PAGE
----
Inflammatory Bowel Disease: Junk Food Could Play

Chronic inflammatory bowel disease (IBD), Crohn’s disease and ulcerative colitis (UC) affects more and more people around the world. They are characterized by chronic inflammation of the gastrointestinal tract and are very disabling on a daily basis for patients who generally suffer from diarrhea, abdominal pain, rectal bleeding and continuous fatigue. Among the causes behind these diseases, researchers have identified genetic and environmental factors. Pollution could play a role, as could food. According to a new American study published in the journal Plos One, junk food may cause IBD.

To reach this conclusion, researchers from the Institute of Biomedical Sciences at the State University of Georgia in the United States analyzed the results of the national health survey which took place in 2015 to determine consumption. food of American adults with inflammatory bowel disease. The researchers looked at 26 foods and noticed that French fries were consumed by more people with IBD. The latter also tended to eat more cheese and cookies than the others. Frequent consumption of sports drinks, energy drinks and sodas has also been significantly associated with the diagnosis of IBD.

The current study suggests that the consumption of foods generally perceived as unhealthy contributes to the prevalence of IBD in the United States, which is not surprising in itself. It would be important to consider the integration of human biology and constantly changing environmental and societal factors for a more complete understanding of the risk and pathogenesis of IBD. ”, therefore note the researchers. Food deserts, food processing (through frying for example) and potential bioactive food components could induce intestinal inflammation and increase the risk of IBD.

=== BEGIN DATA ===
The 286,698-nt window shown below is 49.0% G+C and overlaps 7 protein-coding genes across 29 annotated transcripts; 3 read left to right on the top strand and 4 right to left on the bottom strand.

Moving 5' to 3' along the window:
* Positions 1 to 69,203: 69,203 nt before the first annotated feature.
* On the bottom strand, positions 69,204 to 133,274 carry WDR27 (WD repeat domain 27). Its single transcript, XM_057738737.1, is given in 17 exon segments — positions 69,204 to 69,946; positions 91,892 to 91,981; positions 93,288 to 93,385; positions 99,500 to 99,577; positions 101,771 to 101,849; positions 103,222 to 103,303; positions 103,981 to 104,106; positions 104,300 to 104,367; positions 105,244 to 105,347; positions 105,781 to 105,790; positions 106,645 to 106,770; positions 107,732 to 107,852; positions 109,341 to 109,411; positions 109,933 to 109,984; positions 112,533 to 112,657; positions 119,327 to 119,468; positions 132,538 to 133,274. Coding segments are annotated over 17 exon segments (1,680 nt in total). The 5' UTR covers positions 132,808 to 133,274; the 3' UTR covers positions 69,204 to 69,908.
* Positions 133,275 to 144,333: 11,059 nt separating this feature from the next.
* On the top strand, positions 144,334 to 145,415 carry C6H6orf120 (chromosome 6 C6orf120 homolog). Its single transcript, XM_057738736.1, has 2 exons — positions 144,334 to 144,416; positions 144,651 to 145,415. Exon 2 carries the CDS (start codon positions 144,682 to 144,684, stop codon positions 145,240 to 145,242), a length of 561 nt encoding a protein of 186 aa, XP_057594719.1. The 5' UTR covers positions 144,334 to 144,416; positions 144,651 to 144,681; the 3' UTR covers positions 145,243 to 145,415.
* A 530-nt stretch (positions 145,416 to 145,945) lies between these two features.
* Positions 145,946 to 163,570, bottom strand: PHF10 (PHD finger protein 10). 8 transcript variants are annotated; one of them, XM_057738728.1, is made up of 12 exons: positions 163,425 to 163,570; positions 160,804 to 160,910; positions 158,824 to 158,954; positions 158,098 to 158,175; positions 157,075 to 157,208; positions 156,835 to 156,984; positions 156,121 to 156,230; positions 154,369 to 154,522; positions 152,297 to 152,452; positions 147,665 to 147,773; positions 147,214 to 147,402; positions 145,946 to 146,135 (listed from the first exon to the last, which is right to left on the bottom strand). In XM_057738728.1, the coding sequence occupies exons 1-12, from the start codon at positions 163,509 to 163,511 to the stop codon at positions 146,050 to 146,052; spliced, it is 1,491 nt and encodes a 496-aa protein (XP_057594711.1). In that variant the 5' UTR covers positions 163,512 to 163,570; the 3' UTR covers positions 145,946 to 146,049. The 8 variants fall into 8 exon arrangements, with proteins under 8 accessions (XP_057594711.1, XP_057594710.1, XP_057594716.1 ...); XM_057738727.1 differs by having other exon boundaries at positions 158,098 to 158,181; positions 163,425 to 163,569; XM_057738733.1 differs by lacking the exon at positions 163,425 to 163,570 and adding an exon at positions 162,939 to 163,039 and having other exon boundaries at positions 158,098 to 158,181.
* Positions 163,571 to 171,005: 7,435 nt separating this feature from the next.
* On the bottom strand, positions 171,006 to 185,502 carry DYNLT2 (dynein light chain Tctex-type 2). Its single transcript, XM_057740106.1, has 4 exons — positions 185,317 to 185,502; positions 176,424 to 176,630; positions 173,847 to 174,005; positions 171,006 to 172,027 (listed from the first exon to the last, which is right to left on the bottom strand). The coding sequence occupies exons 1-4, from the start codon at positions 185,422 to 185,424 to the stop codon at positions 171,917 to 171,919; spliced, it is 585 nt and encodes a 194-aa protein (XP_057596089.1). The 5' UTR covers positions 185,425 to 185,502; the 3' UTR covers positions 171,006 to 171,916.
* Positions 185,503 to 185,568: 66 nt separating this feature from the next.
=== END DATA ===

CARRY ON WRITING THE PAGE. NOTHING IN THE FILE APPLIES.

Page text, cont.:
A detailed food journal

However, many Americans without a diagnosis of IBD also eat a lot of fatty, ultra-processed foods, they noted. “As we have found that the overall food consumption is similar between the population affected by IBD and the population not affected by IBD, it is necessary to assess the effectiveness of dietary recommendations and their compliance, as well as the limiting factor associated with certain food intakes. ”, they continue. To conclude, they therefore suggest a “longitudinal assessment with a detailed food diary and biomarker measurements before and after the onset of symptoms of the disease leading to the diagnosis of IBD ”.

Improving the prevention of IBD is a real public health issue since, in addition to the unpleasant chronic symptoms they cause, these diseases are associated with an increased risk of colorectal cancer, especially when lesions are present in the colon.

Crohn’s more difficult to diagnose than colitis

In France, ulcerative colitis is said to affect around 80,000 people. This disease can reach the rectum and colon (large intestine) and progress in the form of relapses (alternating phases of activity and remission). In addition to the painful intestinal symptoms, patients can suffer from rheumatoid arthritis, skin damage or inflammation of the internal structures of the eye.

Currently, this disease is easier to spot than Crohn, who takes a long time to diagnose himself due to the lack of specific symptoms. Very debilitating, Crohn, which today officially affects 120,000 people in France, is characterized by sometimes profuse and watery diarrhea, possibly with loss of blood and mucus or pus in the stool. This is often accompanied by terrible abdominal pain. When the anus is affected, cracks, abscesses and fistulas can occur. Patients also sometimes suffer from fever, weight loss and extreme fatigue.

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